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By Heather Scott
Surging inflation and severe slowdowns in the United States and China prompted the IMF Tuesday to downgrade its outlook for the global economy this year and next, while giving an even starker assessment of what may lie ahead. headline news
“The outlook has darkened significantly since April,” said IMF chief economist Pierre-Olivier Gourinchas. “The world may soon be teetering on the edge of a global recession, only two years after the last one.”
“The world’s three largest economies, the United States, China and the euro area are stalling with important consequences for the global outlook,” he said at a briefing.
In its latest World Economic Outlook, the International Monetary Fund cut the 2022 global GDP estimate to 3.2 percent, four-tenths of a point lower than the April forecast, and about half the rate seen last year.
Last year’s “tentative recovery” from the pandemic downturn “has been followed by increasingly gloomy developments in 2022 as risks began to materialize,” the report said.
“Several shocks have hit a world economy already weakened by the pandemic,” including the war in Ukraine which has driven up global prices for food and energy, prompting central banks to raise interest rates sharply, the IMF said.
Ongoing Covid-19 lockdowns and a worsening real estate crisis have hindered economic activity in China, while the Federal Reserve’s aggressive interest rate hikes are slowing US growth sharply.
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But the bad news may not stop there, IMF warned, saying that “risks to the outlook are overwhelmingly tilted to the downside,” and if they materialize could push the global economy into one of the worst slumps in the past half-century.
Key among concerns is the fallout from the Ukraine war including the potential for Russia to cut off natural gas supplies to Europe, as well as a further spike in prices and the specter of famines due to the war’s chokehold on grain supplies.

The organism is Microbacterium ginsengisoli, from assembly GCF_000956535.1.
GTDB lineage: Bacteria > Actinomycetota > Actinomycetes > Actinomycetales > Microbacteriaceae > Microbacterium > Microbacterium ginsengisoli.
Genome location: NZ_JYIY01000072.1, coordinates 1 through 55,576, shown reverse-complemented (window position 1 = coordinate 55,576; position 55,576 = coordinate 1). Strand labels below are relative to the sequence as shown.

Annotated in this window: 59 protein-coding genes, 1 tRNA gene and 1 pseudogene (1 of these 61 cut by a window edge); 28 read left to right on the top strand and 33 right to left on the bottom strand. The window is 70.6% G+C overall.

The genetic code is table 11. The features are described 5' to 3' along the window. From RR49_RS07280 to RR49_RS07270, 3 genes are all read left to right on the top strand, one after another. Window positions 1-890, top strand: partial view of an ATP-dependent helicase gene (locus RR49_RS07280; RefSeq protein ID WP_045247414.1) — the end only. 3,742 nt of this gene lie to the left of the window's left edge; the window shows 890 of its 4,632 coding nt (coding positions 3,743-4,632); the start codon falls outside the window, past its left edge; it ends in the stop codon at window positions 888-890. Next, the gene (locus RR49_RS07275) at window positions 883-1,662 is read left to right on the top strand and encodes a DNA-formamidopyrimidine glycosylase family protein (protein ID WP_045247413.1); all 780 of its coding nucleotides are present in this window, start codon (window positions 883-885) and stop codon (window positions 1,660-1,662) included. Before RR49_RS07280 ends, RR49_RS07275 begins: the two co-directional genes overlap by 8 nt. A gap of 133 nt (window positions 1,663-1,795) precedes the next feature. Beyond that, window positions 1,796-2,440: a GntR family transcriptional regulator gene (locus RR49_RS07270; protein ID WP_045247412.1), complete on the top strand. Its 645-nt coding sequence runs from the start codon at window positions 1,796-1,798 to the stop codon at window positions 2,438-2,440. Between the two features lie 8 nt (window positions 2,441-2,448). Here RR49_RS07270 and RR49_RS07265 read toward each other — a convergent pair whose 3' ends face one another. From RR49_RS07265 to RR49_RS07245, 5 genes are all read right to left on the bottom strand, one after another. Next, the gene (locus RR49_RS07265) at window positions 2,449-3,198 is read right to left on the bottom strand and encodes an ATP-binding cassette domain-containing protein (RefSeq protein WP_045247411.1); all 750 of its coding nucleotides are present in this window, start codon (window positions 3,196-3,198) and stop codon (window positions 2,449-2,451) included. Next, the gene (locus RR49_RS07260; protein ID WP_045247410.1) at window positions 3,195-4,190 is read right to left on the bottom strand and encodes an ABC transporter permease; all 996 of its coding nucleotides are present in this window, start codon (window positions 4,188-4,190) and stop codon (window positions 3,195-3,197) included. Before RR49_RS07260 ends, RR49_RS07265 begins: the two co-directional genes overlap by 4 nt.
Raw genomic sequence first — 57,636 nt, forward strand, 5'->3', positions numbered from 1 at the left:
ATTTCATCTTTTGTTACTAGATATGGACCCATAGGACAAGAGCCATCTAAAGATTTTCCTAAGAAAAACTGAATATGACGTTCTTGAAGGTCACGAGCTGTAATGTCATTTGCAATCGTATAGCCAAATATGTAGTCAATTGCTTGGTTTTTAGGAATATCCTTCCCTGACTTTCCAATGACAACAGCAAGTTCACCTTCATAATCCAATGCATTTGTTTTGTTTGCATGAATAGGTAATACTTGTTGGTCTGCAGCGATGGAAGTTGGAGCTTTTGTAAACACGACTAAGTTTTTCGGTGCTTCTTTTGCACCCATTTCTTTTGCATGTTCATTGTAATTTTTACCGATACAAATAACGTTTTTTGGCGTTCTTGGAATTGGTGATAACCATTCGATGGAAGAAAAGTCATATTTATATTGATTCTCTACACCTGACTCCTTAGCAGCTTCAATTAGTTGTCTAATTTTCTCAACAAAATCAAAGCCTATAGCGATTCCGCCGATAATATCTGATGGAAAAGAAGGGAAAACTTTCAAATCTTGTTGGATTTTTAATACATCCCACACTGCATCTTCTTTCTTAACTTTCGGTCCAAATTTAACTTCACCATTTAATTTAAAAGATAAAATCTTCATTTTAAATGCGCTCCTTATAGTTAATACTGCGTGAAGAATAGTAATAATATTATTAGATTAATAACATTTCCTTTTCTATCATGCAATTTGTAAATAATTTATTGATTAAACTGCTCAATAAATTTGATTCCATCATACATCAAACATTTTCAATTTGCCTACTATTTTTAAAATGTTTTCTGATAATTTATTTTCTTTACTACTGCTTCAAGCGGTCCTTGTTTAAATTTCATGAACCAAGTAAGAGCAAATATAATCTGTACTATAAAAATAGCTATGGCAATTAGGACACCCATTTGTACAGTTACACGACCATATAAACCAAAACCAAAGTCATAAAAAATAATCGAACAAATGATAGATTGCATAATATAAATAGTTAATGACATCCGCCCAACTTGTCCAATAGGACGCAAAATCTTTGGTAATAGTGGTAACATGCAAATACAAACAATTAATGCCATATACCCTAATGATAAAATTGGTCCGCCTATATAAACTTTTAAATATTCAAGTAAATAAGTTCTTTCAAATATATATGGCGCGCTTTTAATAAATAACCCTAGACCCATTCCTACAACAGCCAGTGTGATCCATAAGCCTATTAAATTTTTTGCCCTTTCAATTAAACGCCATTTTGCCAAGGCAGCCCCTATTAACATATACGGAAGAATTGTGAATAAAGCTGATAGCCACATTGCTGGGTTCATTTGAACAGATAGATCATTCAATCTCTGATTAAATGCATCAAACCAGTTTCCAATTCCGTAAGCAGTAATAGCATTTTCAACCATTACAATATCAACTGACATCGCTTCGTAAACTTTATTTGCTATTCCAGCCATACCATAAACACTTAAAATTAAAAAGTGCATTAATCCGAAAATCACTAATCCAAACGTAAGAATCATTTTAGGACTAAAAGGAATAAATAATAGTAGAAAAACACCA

In an ominous warning, the WEO said “such shocks could, if sufficiently severe, cause a combination of recession accompanied by high and rising inflation (‘stagflation’).”
That would slam the brakes on growth, slowing it to 2.0 percent in 2023. The global growth rate has only been slower five times since 1970, the report said.
Gourinchas said that would be “getting really close to a global recession.”
- Inflation priority –
The top priority for policymakers is to rein in soaring prices, even if it means pain for their citizens, the fund said, since the damage caused by out-of-control inflation would be much worse.
Gourinchas, in a blog post about the report, noted that the “synchronized” moves by major central banks to deal with the inflation threat “is historically unprecedented, and its effects are expected to bite.”
“Tighter monetary policy will inevitably have real economic costs, but delaying it will only exacerbate the hardship,” he said.
The IMF now sees consumer prices jumping 8.3 percent this year, nearly a full point higher than previously forecast, while emerging market economies face a 9.5 percent increase in consumer prices.
But, “further supply-related shocks to food and energy prices from the war in Ukraine could sharply increase headline inflation.”
That would increase the pain for poor nations least able to withstand the shock, where food makes up a larger share of family budgets.
- US, China slowdown –
While the global economy did a bit better than expected in the first three months of the year, it appears to have “shrunk in the second quarter — the first contraction since 2020,” the IMF said.
The IMF downgraded growth forecasts for most countries, including big revisions for the United States and China, cutting more than a point off the prior forecasts.
The fund now sees US growth this year of just 2.3 percent, amid slowing consumer spending and rising interest rates, and the report said a recession — defined by two quarters of negative growth — may already have begun.
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Gourinchas said the US has a “very narrow path” to avoid a downturn, and even a “small shock” could tip the economy into recession.